Travelers who fly to and from Minneapolis-St. Paul International Airport will see changes, including signage encouraging – but not requiring – travelers to wear face masks.
This is part of the Metropolitan Airports Commission's (MAC) Travel Confidently health and safety program it initiated amid the COVID-19 pandemic.
“Working with guidance from health agencies and best practices in the industry, we have adopted a comprehensive program to help keep travelers and airport employees healthy,” MAC Chief Executive Officer Brian Ryks said in a news release.
Increased safety measures
The Travel Confidently program includes health and safety measures that are adopted across the airport in partnership with airlines, concessions, federal agencies and others, the release said.
Among the measures: increased cleaning, overnight disinfectant fogging in public spaces, social distancing controls for employees, the installation of floor decals and signage to remind travelers to stay six feet apart, face-covering requirements for employees in public areas, installing roughly 50 hand sanitizer stations throughout the terminals, shield guards at counters, and encouraging travelers to pre-book parking.
The airport will not require travelers to wear face coverings, although some airlines – including MSP's largest carrier, Delta – do require travelers to wear them on flights. MSP is strongly encouraging travelers to wear masks inside the airport, especially in public places.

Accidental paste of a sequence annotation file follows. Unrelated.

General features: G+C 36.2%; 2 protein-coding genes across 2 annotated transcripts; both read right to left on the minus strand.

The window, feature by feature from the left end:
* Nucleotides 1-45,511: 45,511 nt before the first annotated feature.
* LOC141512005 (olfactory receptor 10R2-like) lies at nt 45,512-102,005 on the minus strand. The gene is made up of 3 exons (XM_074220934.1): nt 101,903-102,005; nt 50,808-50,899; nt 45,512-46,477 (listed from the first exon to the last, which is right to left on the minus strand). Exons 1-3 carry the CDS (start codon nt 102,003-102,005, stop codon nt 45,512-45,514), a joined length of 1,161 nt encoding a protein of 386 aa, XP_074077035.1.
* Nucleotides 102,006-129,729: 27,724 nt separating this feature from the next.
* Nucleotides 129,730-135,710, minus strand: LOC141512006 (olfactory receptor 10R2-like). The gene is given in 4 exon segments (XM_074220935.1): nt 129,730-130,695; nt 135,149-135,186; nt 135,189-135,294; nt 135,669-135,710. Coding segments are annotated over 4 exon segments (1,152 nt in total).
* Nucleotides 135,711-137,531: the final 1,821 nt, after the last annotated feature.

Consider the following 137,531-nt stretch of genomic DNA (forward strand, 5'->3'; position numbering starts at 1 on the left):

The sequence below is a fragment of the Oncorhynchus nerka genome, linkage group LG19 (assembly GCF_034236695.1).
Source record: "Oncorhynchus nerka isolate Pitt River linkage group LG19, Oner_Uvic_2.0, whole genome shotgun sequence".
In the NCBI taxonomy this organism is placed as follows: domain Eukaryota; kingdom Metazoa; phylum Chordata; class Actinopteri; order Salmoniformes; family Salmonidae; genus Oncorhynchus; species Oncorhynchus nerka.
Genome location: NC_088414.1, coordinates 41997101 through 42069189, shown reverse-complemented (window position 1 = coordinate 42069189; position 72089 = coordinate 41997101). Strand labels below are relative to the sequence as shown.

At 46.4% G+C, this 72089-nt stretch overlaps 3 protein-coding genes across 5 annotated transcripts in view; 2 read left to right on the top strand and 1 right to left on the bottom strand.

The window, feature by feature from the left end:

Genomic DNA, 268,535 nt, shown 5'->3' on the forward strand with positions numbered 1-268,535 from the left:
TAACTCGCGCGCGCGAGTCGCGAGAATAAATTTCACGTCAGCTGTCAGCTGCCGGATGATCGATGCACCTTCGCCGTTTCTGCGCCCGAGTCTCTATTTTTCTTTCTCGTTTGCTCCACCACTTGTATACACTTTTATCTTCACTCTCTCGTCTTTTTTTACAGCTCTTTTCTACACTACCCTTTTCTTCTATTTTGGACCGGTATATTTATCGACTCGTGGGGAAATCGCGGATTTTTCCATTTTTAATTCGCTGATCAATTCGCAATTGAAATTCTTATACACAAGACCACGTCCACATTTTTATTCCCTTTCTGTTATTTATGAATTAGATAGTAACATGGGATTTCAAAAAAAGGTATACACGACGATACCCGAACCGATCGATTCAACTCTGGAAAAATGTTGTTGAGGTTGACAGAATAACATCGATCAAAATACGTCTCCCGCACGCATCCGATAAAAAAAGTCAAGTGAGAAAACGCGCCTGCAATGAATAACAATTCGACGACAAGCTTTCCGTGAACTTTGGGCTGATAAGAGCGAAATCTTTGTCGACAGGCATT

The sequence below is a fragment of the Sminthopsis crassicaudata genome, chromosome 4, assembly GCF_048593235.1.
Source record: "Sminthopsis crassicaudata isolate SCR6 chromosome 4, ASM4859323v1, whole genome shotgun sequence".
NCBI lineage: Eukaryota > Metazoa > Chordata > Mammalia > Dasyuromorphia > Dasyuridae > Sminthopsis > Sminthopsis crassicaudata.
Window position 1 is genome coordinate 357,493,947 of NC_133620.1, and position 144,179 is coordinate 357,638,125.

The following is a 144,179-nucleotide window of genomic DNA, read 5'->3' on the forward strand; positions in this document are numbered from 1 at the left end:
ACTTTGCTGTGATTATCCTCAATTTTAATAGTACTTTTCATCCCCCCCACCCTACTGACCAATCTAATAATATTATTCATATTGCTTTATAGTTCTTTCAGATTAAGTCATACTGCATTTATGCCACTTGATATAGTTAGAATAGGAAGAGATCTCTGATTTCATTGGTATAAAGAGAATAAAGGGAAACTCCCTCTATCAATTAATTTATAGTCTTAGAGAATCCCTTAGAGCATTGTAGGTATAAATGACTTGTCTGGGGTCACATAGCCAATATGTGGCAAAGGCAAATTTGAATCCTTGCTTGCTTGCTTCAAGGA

Travel expected to increase in July
These health and safety measures come as MSP Airport expects travel to increase in July.
“We’re expecting an increase in traffic in July. Whether our passengers return to the skies next month or later in the year, they will experience a very different airport in terms of health safety elements in place to protect them," Ryks said.
MAC says more than a dozen domestic destinations will be added back to the MSP schedule in July, with average daily aircraft departures increasing to 233, up from 138 in June.
The average daily departure in July 2019 was 554, the release said.
Is air travel safe?
Travel of any kind increases your chances of getting and spreading COVID-19, the Centers for Disease Control and Prevention's website says. However, health experts don't know if one type of travel is safer than others.
That being said, the CDC has said that places like airports, bus stations, train stations and rest stops are places where people can be exposed to the virus in the air and on surfaces – especially because they can be harder to social distance – and then potentially spread the virus to others.
With air travel, the CDC says you need to spend time in security lines and airport terminals, which can bring you in close contact with others. But on the actual airplane, there is some good news.
"Most viruses and other germs do not spread easily on flights because of how air circulates and is filtered on airplanes," the CDC's website states.
However, on the airplane itself, travelers may be within six feet of others on crowded flights for hours at a time, which "may increase" the risk for exposure to the coronavirus.
Plus, before booking your vacation, the CDC reminds people to consider if there is an outbreak of COVID-19 where you're going (you could catch it while traveling) and whether the local government requires travelers to quarantine upon their arrival.
Safety tips while traveling
If you do travel, the CDC has these recommendations to protect yourself:
- Wash your hands frequently
- Avoid touching your eyes, nose and mouth
- Avoid close contact with others (keep six feet of distance between you and others)
- Wear a cloth face covering in public
- cover your coughs and sneezes
- Pick up food at drive-throughs, curbside restaurant service or stores